In order to qualify for the visa, applicants must invest $900,000 (previously $500,000) in a TEA or $1,8 million (previously $1million) into a business that employs up to 10 American workers. There are two different ways to make your investment: either individually or through a regional centre designated by the US Citizenship and Immigration Services. Regional centres work as a third-party intermediary to connect investors with developers in need of funding in exchange for a commission.
Since its inception, the programme has been particularly popular amongst investors from China, South Korea, Taiwan, and the United Kingdom along with Vietnam, India, Brazil, Mexico and Nigeria.
Usually, the programme is attached to an automatic approval process which ensures its continuation with little hassle. However, during former President Donald Trump’s tenure, the automatic approval was decoupled from the programme meaning that it must first gain the approval of Congress to be renewed. This has triggered concern amongst immigration experts about the EB-5 visa’s future.
However, under current President Joe Biden’s proposed immigration bill, there may still be hope for the EB-5 visa.
The bill reads: “This bill clears employment-based visa backlogs, recaptures unused visas, reduces lengthy wait times, and eliminates per-country visa caps. The bill makes it easier for graduates of U.S. universities with advanced STEM degrees to stay in the United States; improves access to green cards for workers in lower-wage sectors; and eliminates other unnecessary hurdles for employment-based green cards.”
The bill would first need to be debated in Congress, and with June only a few months away, the likelihood of it being passed before its renewal date is looking uncertain. Many investors are worried that if the programme isn’t renewed, money that has already been invested will be stuck in regional centres.
Citizenship by Investment
For immigrant investors who want to secure a second home in a time-efficient and cost-effective means, a handful of nations offer Citizenship by Investment. The process entails an investor making an economic contribution to the nation of choice in exchange for citizenship. With that citizenship, an investor can apply for a second passport and gain access to a plethora of benefits.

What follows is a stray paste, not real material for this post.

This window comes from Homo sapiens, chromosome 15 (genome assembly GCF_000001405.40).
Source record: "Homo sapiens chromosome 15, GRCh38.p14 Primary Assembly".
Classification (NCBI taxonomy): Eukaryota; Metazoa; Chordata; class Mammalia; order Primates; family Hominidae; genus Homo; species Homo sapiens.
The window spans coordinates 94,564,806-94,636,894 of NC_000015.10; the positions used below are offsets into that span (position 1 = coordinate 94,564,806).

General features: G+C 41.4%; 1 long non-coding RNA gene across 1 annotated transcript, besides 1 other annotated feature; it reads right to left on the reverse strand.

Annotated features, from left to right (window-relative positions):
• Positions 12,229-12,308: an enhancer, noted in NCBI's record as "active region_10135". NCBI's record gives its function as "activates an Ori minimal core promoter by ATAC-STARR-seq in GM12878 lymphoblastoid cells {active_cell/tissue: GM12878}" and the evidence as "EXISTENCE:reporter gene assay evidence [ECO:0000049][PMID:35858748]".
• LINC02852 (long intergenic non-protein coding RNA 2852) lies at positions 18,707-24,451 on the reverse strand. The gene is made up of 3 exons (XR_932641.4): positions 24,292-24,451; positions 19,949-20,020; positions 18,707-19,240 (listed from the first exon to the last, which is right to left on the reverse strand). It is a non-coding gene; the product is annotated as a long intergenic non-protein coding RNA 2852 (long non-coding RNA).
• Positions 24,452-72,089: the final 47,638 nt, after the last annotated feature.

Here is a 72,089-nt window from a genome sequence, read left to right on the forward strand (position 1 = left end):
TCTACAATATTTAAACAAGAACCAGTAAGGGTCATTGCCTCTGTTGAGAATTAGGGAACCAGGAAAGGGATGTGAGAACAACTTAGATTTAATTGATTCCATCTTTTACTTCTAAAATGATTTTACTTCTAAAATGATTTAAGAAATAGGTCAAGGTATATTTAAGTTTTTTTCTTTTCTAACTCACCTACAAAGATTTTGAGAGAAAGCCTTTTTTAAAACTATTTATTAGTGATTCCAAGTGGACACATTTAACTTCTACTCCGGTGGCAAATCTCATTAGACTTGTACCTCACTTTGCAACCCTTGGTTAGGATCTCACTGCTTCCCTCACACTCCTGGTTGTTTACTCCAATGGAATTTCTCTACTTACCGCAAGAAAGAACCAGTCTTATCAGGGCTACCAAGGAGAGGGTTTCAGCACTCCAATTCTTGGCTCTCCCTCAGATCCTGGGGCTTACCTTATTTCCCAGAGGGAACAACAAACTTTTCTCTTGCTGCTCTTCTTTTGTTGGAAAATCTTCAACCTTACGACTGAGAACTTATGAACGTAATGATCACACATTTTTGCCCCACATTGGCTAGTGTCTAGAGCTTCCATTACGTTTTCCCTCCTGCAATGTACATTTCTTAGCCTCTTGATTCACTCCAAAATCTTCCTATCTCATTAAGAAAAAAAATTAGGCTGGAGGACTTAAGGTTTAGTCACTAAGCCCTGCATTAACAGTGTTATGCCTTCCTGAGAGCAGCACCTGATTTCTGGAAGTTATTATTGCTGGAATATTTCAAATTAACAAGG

Most notably, this usually includes increased travel freedom to over 100 countries like key business hubs in the Schengen area. Additionally, investors gain the right to live, work and study in the nation, alternative business prospects and the invaluable ability to pass down citizenship for generations to come.
Citizenship by Investment is a concept birthed in the Caribbean with the Federation of St Kitts and Nevis introducing the world’s longest standing programme in 1984. With over three decades of experience, the dual island is internationally recognised as offering the ‘Platinum Standard’ of the industry.
The Commonwealth of Dominica is another Caribbean island that offers Citizenship by Investment. Established in 1993, Financial Times’ Professional Wealth Management magazine has ranked the nation has offering the best route to second citizenship for the last four consecutive years. The special report, titled the CBI Index, listed the programme’s affordability, efficiency, due diligence procedures and family structure as some of the reasons for its high ranking.
For investors who are interested in the EB-5 but worried about the uncertainty surrounding it, Citizenship by Investment offers a wide range of benefits with a level of security.